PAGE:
This post comes from Fred Nelson, MD, an orthopaedic surgeon in the Department of Orthopedics at Henry Ford Hospital and a clinical associate professor at Wayne State Medical School. Some of Dr. Nelson’s tips go out weekly to more than 3,000 members of the Orthopaedic Research Society (ORS), and all are distributed to more than 30 orthopaedic residency programs. Those not sent to the ORS are periodically reposted in OrthoBuzz with the permission of Dr. Nelson.
One of the key changes leading to intervertebral disc degeneration is the loss of complex proteoglycans in the nucleus pulposus (NP), which leads to a loss of water avidity, physiologic dysfunction, NP tissue rigidity, and disruption of surrounding disc tissues. In humans, these changes can begin as early as the second decade of life. One of the difficulties in developing cellular therapies to address these changes is creating a hydrogel that can support effective delivery of mesenchymal stem cells (MSCs).
University of Pennsylvania researchers chemically induced degeneration in lumbar discs in adult male goats. After 12 weeks, some of the degenerating discs were injected with either a hydrogel alone (n=9 discs) or hydrogel with 10 million mesenchymal stem cells per ml (n=10 discs). The remaining discs received neither injection. Two weeks later, researchers analyzed disc height, hydrogel distribution, and MSC localization using green fluorescent protein (GFP) immunostaining.
After 12 weeks of disc degeneration, disc height was approximately 66% of pre-intervention levels. After 2 weeks of the treatment phase, researchers found an insignificant increase in height in the hydrogel-alone discs, and a significant 7.6% height increase in the hydrogel-with-MSCs discs. Imaging revealed that the majority of hydrogel was located in the NPs of the treated discs.
Treated discs exhibited improved overall histological grade compared to untreated discs, but the improvement was significant only in discs treated with hydrogel + MSCs. The fact that GFP-positive MSCs were identified both in the hydrogel itself and in the surrounding NP tissue suggests that MSCs migrated beyond the injection site.
The question remains whether we can similarly improve physiology in the wide spectrum of degenerative disc disease experienced by humans. Let’s hope that future investigations yield positive findings.
Under one name or another, The Journal of Bone & Joint Surgery has published quality orthopaedic content spanning three centuries. In 1919, our publication was called the Journal of Orthopaedic Surgery, and the first volume of that journal was Volume 1 of what we know today as JBJS.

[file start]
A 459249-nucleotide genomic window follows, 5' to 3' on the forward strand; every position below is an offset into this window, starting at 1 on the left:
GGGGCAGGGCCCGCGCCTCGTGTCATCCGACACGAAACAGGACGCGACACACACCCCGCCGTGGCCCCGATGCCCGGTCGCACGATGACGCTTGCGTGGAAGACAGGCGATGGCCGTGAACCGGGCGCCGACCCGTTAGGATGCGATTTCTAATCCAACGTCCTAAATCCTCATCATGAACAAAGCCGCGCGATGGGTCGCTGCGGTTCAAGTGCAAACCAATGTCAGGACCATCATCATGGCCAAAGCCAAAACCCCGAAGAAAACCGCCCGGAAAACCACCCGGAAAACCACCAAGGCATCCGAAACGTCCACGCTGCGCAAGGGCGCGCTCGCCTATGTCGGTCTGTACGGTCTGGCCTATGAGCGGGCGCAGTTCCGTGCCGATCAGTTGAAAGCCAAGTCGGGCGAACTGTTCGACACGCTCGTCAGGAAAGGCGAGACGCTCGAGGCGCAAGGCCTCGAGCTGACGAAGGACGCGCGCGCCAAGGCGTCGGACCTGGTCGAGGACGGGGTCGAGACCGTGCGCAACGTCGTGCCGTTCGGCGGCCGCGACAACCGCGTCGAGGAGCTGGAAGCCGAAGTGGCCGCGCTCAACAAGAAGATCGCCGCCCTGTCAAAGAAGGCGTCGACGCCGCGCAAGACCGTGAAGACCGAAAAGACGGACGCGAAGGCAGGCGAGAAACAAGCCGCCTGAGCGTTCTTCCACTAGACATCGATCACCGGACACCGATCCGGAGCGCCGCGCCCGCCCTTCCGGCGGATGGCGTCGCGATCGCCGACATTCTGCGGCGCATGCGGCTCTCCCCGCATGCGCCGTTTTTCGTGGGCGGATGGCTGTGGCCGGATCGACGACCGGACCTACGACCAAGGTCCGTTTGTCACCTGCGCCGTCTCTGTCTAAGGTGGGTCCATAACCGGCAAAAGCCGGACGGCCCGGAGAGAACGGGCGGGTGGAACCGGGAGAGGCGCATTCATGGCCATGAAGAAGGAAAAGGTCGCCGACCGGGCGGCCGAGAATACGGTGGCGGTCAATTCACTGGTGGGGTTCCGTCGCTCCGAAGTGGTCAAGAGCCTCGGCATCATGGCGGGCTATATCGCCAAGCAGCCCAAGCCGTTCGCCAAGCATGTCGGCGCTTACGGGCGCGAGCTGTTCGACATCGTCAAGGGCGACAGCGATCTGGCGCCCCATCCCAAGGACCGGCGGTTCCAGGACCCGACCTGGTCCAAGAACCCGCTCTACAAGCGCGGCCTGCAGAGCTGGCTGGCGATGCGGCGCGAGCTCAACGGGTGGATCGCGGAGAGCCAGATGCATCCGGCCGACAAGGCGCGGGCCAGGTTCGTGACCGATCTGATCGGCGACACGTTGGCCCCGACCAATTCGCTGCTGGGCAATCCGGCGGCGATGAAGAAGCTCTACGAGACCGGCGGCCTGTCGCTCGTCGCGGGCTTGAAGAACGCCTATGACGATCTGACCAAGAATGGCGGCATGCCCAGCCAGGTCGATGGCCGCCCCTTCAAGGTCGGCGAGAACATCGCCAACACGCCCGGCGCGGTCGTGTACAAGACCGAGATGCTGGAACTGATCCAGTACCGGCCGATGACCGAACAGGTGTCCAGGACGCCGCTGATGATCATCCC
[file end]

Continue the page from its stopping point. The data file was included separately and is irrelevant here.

Thus, the 24 issues we turn out in 2018 will constitute our 100th volume. To help celebrate this milestone, throughout the year we will be spotlighting 100 of the most influential JBJS articles on OrthoBuzz, making the original content openly accessible for a limited time.
Unlike the scientific rigor of Journal content, the selection of this list was not entirely scientific. About half we picked from “JBJS Classics,” which were chosen previously by current and past JBJS Editors-in-Chief and Deputy Editors. We also selected JBJS articles that have been cited more than 1,000 times in other publications, according to Google Scholar search results. Finally, we considered “activity” on the Web of Science and The Journal’s websites.
We hope you enjoy and benefit from reading these groundbreaking articles from JBJS, as we mark our 100th volume. Here are two more:
Displaced Proximal Humeral Fractures: Classification and Evaluation
C Neer: JBJS, 1970 September; 52 (6): 1077
Complex distal humeral fractures have long challenged orthopaedic surgeons and their patients. Often the first step in fracture-management decision-making is classification, and in this 1970 study, Dr. Neer proposed a 6-group classification based on the presence or absence of displacement of one or more of the four major proximal segments. Since then, this classification has been variably adapted by multiple authors, but its usefulness remains intact.
The Effect of Implants Loaded with Autologous Mesenchymal Stem Cells on the Healing of Canine Segmental Bone Defects
S F Bruder, K H Kraus, V M Goldberg, S Kadiyala: JBJS, 1998 July; 80 (7): 985
Research into mesenchymal stem cells (MSCs) to augment healing of tendons, chondral and bone defects, and other connective tissues has taken off since these authors used autologous MSCs to help heal 21-mm segmental femoral defects. Radiographic union occurred rapidly at the interface between host bone and porous ceramic cylinders loaded with MSCs, and a large collar of bone had formed around the cell-loaded implants after 16 weeks.
The article “Adult human mesenchymal stem cells delivered via intra-articular injection to the knee following partial medial menisectomy” is an interesting report of a randomized, double-blind, controlled study carried out over a 2-year period following subtotal medial menisectomy.
While the positive impact of mesenchymal stem cells (MSCs) on both the meniscus and articular cartilage has been demonstrated in animal models, this study looks at the potentially beneficial effects in humans after partial menisectomy. MSC injection in this setting resulted in no apparent complication secondary to these injections. Pain in patients with osteoarthritis was also improved over 2 years compared to those patients treated only with hyaluronate injection. Most intriguing, though, was that in 24% of patients with lower dose MSC and in 6% with higher dose MSC, there was an increase in meniscal volume on MRI by > 15%. None in the control group showed any volume change.
With the large number of meniscal injuries treated surgically in all age groups, MSC injection following partial menisectomy may prove to be a safe method to decrease osteoarthritic pain and potentially increase the volume of the remaining meniscus.